Colorado-based Big Head Todd & the Monsters never imagined they would be considered one of the finest roots rock bands of their generation. Todd Park Mohr and the boys have enjoyed critical and commercial success, most notably with their 1993 breakout record, “Sister Sweetly,” but have been quietly cranking out worthy successors ever since. We were happy to have Todd take a few moments to talk Big Head Todd & the Monsters, as the band celebrated the release of their latest, “Rocksteady”.

Q: It is hard for me to grasp, but Big Head Todd & the Monsters is approaching its 25th year – did you foresee it lasting this long?

Read the rest of the interview here!

Tuesday, August 17, 2010

Review: Broken Promise Keeper "Poptimized"

Broken Promise Keeper (BPK) - a one-man (Rob Stuart) studio band based in Decatur, Georgia - is back with "Poptimized", the follow-up to last year's best kept powerpop secret (shhh...it was called "Ice Cold Pop" and our review can be found here).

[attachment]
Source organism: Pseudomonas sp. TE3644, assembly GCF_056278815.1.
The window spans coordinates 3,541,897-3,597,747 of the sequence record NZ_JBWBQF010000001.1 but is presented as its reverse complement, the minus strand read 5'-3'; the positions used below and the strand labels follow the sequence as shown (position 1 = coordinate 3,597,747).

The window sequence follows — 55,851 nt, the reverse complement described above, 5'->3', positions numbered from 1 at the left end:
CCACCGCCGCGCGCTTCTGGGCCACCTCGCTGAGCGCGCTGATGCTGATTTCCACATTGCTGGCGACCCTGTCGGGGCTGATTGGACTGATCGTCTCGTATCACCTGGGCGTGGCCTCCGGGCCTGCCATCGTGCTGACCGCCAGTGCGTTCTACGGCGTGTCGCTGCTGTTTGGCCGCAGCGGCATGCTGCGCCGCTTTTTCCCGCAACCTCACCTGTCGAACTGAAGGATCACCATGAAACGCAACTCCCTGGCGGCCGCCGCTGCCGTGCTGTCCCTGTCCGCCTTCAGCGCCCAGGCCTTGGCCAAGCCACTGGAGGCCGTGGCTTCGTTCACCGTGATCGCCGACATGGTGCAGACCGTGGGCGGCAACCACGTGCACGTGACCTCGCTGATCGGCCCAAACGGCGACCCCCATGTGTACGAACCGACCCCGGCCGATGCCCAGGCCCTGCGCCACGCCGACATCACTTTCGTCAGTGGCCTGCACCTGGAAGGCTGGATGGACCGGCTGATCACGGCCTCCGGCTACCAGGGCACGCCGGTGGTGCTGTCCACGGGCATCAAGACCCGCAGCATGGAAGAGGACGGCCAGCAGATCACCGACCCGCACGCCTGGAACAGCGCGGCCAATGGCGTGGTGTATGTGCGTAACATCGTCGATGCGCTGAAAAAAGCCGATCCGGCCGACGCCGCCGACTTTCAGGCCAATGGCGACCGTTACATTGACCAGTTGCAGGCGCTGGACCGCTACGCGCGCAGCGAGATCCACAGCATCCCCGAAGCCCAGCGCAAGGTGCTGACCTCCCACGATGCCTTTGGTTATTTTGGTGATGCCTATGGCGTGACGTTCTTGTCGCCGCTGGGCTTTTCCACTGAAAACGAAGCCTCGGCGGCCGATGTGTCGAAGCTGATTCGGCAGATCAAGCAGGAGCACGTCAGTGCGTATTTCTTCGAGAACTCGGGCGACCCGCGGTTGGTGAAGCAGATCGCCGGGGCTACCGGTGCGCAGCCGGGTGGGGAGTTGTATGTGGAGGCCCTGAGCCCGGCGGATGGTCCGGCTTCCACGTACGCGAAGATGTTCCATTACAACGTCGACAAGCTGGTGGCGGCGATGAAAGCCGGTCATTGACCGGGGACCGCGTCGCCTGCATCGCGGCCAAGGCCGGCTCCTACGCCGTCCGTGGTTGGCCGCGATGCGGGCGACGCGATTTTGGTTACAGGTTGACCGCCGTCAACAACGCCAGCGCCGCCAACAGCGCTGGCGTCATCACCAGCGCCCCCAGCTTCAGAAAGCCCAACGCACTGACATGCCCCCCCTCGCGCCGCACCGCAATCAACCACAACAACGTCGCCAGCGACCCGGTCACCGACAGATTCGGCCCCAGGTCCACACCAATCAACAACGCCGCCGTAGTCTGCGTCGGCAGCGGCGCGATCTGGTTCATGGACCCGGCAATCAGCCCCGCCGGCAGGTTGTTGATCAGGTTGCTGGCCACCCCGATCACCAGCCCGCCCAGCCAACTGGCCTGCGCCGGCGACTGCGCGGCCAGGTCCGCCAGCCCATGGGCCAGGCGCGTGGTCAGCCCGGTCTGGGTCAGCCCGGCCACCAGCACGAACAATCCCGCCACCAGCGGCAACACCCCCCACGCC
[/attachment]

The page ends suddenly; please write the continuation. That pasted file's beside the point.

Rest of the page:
True to the name, "Poptimized" makes every effort to incorporate all of the criteria that make a wonderful and memorable pop record. Stuart continues to put substance over style, so while the melodies dazzle, the production is more on the lo-fi, garage pop end of the spectrum. But in the case of BPK, this just adds to the charm. "Scarred For Life" is a terrific little rocker that kick things off, bristling with guitar tones and riffs that sound like early 80s new wave (a bit of old school R.E.M. mixed with The Romantics). "Hyperdriven" continues along these lines, with enough Star Trek references to keep any fan of sci-fi happy. "Today I Do" is an all too honest account of one's feelings towards others ("Today I love you more than yesterday, but as far as tomorrow - that's another day"), with a decent hook adorned with plenty harmonies and some fun handclaps. "Pray For Rain" is also full of interesting moments and is augmented with some snappy tapping on the piano. "Promises" is another highlight covering the topic of time-weary relationships, but its perky beat (accented with more piano tapping) underscores the optimism trying to be expressed. "Sad But True" is probably one of the most upbeat rocking songs Stuart has put to tape and is one of my favorites on the record.